So with our project finished, how do we get everything finished and back into one place? MASV recently added the ability for users to set some restrictions on uploads. That includes things like file extension types, but also the size of the package. This is useful for those projects that are just looking to receive final deliverables. They could be MOV, MP4, MXF file formats, but they don't want PDFs or JPEGs or anything else that is not really required for their project to upload as well.

So now within each Portal, MASV has added a rule section which allows you to customize the file extension, but also things like naming of the package name. This allows you to specify a certain regex expression, which enforces the user who has to set that on upload. This lets the post-production team stay organized on what packages they're receiving and keeps things nice and tidy within that workflow for a particular user.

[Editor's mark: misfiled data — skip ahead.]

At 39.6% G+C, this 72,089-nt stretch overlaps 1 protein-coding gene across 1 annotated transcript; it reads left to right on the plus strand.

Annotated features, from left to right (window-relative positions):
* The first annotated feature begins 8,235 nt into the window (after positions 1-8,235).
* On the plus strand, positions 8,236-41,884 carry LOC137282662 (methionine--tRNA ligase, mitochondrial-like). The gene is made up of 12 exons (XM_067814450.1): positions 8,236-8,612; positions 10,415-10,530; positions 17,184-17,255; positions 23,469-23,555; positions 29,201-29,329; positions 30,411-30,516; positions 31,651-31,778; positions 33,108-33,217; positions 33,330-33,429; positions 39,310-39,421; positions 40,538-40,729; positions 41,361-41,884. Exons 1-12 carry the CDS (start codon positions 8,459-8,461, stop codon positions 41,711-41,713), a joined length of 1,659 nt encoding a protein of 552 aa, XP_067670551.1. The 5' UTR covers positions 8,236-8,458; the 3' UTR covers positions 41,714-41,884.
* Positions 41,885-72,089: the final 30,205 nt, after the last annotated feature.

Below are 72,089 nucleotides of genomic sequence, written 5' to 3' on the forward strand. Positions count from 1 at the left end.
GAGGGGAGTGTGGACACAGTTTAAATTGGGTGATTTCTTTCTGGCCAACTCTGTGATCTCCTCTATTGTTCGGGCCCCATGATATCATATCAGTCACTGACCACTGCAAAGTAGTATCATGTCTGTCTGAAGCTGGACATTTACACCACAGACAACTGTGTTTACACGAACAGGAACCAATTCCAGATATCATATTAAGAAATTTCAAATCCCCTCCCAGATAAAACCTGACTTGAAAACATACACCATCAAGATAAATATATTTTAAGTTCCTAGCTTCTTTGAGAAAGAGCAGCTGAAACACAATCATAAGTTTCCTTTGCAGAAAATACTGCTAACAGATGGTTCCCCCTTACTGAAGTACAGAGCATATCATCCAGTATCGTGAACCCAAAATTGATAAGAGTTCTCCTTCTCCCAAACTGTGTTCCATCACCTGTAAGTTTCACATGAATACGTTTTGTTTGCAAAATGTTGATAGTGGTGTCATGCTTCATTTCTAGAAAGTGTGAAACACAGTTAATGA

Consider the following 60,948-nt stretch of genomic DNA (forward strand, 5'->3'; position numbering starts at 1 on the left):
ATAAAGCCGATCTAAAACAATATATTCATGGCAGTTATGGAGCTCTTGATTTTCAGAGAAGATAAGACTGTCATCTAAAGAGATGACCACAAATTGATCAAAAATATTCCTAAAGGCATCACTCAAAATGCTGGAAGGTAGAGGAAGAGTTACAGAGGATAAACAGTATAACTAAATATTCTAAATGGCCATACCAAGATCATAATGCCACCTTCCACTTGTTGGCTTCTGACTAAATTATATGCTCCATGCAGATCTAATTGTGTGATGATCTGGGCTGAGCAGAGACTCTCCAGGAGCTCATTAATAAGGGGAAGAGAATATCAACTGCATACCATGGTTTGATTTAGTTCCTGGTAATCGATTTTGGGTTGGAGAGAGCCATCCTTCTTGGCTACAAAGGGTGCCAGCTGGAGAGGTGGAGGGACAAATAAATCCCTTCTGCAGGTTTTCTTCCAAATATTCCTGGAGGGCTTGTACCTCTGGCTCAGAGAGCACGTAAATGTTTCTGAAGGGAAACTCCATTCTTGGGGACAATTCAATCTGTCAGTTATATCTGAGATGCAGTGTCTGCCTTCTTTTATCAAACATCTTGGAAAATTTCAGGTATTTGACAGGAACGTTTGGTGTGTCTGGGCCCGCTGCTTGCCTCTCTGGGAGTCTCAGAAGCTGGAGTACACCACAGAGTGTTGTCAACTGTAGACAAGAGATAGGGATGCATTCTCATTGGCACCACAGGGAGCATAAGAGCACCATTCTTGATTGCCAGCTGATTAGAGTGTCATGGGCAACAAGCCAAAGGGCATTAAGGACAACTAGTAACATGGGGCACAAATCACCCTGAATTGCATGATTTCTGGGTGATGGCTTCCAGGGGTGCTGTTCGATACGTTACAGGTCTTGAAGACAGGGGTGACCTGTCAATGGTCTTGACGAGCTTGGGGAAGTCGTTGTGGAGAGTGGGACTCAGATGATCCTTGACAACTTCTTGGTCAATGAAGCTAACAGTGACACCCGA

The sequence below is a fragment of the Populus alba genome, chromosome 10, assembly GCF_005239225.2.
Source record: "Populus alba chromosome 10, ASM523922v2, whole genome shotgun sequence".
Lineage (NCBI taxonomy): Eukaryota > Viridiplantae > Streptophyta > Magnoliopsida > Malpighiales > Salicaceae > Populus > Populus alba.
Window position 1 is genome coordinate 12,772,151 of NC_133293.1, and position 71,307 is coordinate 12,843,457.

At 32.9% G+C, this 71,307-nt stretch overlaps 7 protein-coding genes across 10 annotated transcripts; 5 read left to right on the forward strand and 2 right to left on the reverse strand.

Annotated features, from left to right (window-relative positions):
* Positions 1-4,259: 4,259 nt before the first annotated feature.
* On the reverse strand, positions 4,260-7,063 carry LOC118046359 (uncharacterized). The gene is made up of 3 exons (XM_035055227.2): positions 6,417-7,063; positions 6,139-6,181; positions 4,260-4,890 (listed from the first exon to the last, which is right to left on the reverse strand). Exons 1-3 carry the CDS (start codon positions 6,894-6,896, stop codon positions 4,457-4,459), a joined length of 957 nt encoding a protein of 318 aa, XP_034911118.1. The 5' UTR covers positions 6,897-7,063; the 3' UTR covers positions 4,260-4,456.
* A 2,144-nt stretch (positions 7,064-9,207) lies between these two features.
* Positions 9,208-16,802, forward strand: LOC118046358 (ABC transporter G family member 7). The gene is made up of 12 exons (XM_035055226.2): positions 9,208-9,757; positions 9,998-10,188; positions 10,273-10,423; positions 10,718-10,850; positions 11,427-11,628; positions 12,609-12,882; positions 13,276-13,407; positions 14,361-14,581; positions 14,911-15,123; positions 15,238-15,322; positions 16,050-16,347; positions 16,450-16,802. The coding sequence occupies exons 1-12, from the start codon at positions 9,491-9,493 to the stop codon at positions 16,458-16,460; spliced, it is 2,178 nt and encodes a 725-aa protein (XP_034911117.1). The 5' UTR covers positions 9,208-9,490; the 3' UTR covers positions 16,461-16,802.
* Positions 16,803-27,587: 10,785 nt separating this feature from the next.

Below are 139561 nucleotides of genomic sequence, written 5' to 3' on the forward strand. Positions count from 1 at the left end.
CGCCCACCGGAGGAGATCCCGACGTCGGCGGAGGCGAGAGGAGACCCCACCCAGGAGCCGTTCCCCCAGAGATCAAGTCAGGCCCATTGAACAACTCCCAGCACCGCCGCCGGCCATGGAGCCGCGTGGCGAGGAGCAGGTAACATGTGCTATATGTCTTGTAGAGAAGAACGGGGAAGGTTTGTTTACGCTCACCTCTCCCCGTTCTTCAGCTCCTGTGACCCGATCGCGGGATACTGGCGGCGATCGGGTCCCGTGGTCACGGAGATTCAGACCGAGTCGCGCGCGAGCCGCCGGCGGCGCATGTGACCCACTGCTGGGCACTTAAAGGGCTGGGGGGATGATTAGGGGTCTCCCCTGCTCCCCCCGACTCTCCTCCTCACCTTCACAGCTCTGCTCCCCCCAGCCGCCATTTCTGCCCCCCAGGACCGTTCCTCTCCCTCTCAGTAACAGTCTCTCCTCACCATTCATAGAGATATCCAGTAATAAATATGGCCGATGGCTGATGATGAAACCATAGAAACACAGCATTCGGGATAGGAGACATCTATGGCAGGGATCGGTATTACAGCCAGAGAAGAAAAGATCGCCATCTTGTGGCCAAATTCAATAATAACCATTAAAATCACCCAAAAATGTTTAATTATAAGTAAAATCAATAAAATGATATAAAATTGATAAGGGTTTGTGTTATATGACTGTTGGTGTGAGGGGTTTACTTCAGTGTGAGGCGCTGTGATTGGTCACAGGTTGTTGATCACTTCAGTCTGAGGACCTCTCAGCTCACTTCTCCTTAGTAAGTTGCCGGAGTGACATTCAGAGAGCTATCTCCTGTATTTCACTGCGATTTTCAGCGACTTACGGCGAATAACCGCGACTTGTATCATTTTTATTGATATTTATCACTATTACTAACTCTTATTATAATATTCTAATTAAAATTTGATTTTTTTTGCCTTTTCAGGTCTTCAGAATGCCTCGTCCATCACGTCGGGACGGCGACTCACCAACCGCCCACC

Receiving materials for final delivery on Jellyfish

Once the MASV Portal has delivered uploaded final product assets to a Jellyfish, Jellyfish can compile the project back together back in Premiere or another piece of software and hit the render button. And with those rendered final assets, anybody who's connected to the Jellyfish can have access to those so they can put them where they belong, whether that's a producer uploading a feature film or something that needs to go to the web onto various platforms, or an assistant editor who needs to pull down those final assets and back them up to LTO or to a backup solution like an on-premise solution or to the cloud.

Jellyfish also has native cloud integration that allows you to back things up to AWS, Wasabi, Backblaze, and Azure.


With your final files shared, exported, and published, all that’s left now is to get ready for your next project. Hopefully at this point you can see just how powerful implementing MASV’s file transfer automations with fast, easy-to-configure shared storage like OWC Jellyfish can be.

Combining MASV’s fast automated transfers and downloads and the access to full resolution project files to your entire team through Jellyfish makes moving files between team members, devices, storage, and archival locations as easy as a single upload.